Two Ducks, Six Bears And The Misadventures Of A Landscape Photographer
Posted by Michael Scott on May 25, 2012
First there is a warning quack, then a resounding quack-quack followed by the fluttering of wings. “There goes Mr. and Mrs. Duck” Tammy will say and we watch the pair skim over the water in the same easterly direction. And so the chain of events repeats itself, day in and day out as we take our daily walks. Ahhh, summer in the mountains of Southern Colorado.
When I was a kid, I’d take an old shoe box, poke a hole in the end of it and tape a piece of black and white photo paper inside. It always amazed me how I could miraculously produce a photograph using such simple tools. Today, it amazes me that with all of the fancy equipment I can’t seem to get a wildlife image that looks much different from those pinhole camera pictures. Shooting photographs or video of wildlife is an art form that I have not neither mastered. I am persistent however and I have the desire, a combination that will eventually unlock the door to success.
So, back to that elusive pair of Ducks and the comical scene that unfolds each time I try to photograph them. I’ve done everything shy of dressing in camouflage and building a duck blind to capture their image. I have indeed, crawled through the grass on my belly and hidden behind a nearby shack a number of times. Holding my camera in shooting position, I peer around the corner as if I’m an FBI agent on a drug raid. “Quack…Quack Quack….Flutter Flutter”, they’re gone before I can take command of my focus ring.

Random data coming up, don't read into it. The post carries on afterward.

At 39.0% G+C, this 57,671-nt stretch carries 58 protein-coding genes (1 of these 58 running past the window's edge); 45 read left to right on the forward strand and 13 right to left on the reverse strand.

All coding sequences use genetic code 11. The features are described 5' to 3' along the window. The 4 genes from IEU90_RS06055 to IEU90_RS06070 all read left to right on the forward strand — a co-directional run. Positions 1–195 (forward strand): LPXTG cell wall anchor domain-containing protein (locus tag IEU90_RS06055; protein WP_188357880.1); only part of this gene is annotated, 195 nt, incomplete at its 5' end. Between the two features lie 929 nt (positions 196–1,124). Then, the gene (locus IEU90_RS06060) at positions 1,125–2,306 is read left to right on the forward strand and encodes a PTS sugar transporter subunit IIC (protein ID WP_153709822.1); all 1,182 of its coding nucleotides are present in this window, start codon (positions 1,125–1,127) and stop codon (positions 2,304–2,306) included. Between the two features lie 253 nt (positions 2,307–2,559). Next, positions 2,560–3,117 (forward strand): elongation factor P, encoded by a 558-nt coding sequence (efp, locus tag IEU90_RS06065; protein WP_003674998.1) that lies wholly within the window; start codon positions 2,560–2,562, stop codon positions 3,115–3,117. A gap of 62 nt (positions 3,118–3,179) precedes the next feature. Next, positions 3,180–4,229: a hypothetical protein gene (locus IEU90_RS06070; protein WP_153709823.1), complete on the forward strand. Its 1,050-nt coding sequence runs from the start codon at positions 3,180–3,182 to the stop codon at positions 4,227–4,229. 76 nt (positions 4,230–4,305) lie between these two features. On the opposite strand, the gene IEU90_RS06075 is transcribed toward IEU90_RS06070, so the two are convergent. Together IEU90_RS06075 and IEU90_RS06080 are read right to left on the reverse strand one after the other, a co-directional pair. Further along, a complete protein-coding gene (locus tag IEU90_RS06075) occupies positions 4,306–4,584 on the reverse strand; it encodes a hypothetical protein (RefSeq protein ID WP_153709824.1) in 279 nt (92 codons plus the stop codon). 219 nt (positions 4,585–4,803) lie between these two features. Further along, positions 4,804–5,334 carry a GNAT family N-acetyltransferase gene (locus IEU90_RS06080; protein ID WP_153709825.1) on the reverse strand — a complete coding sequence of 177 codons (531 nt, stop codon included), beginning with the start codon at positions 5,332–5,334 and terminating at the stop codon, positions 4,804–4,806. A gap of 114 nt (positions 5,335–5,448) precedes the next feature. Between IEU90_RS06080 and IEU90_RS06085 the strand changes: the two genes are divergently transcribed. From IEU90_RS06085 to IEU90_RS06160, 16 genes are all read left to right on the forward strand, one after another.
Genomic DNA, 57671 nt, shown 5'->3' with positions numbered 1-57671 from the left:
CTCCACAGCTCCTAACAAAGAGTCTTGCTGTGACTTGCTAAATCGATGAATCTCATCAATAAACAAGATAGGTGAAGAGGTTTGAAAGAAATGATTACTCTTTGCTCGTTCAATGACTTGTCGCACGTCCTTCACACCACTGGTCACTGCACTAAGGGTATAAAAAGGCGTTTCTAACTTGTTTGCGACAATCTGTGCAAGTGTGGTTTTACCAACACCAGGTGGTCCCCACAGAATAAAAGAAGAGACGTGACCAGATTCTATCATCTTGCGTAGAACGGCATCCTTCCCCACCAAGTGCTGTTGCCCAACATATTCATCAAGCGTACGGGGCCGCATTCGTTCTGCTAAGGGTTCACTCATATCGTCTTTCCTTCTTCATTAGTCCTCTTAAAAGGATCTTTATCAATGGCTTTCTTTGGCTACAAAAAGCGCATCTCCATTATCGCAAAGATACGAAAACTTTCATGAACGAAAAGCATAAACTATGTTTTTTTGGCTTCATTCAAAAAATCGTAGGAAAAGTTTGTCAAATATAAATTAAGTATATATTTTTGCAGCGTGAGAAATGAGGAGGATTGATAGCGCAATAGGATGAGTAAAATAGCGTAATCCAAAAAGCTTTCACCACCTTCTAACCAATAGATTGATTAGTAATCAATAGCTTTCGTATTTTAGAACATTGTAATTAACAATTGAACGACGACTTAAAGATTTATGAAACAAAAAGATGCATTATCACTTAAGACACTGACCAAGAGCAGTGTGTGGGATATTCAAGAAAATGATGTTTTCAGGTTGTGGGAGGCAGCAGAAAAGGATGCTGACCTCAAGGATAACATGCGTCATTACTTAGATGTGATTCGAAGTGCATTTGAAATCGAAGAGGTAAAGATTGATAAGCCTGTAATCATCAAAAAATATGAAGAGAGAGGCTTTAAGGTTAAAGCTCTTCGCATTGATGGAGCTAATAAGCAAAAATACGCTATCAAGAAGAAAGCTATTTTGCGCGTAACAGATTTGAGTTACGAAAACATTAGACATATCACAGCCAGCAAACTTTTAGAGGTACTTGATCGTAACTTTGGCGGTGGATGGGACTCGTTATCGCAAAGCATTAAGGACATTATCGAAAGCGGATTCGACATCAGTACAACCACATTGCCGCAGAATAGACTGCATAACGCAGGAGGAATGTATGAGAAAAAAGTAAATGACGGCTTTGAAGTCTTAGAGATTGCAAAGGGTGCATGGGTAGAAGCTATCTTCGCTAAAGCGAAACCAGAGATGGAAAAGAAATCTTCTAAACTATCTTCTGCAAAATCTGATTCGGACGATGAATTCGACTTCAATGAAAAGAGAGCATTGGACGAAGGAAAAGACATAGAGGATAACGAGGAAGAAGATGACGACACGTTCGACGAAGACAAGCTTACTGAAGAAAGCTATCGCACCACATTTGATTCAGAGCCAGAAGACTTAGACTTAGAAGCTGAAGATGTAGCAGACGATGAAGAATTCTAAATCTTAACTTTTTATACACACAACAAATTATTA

It seems as though the same scenario plays itself out no matter what the subject matter is. Tammy and I drive everywhere with cameras ready and tripods extended for when and not if we see a heard of Elk, a Bear or a Mountain Lion. The way it really seems to work is quite different from what we anticipate though. In the past 7 days, we have seen a Blonde Male Bear, a Black Male Bear and a Momma Bear with three darling little Cubs. When we see something really great there is an adrenaling rush and a very confusing attempt to communicate with one another that could easily lead to disaster. “Stop” “Go” “Roll Down the Window” “ Move out of my way” “We need a new windshild” are the types of things you might hear in that moment. It’s not uncommon for me to lose my mind and attempt to take pictures from a moving vehicle, while I am driving. And then there are the times when we are whispering and moving very slowly to get into position. I open the door with the key still in the ignition and the “ding-ding-ding” announces to the whole forest that we are there, larger than life.
So go easy on me when you judge these pictures. They aren’t as easy to get as you might think. You can bet that I will be bragging it up when I finally get that award winning wildlife shot.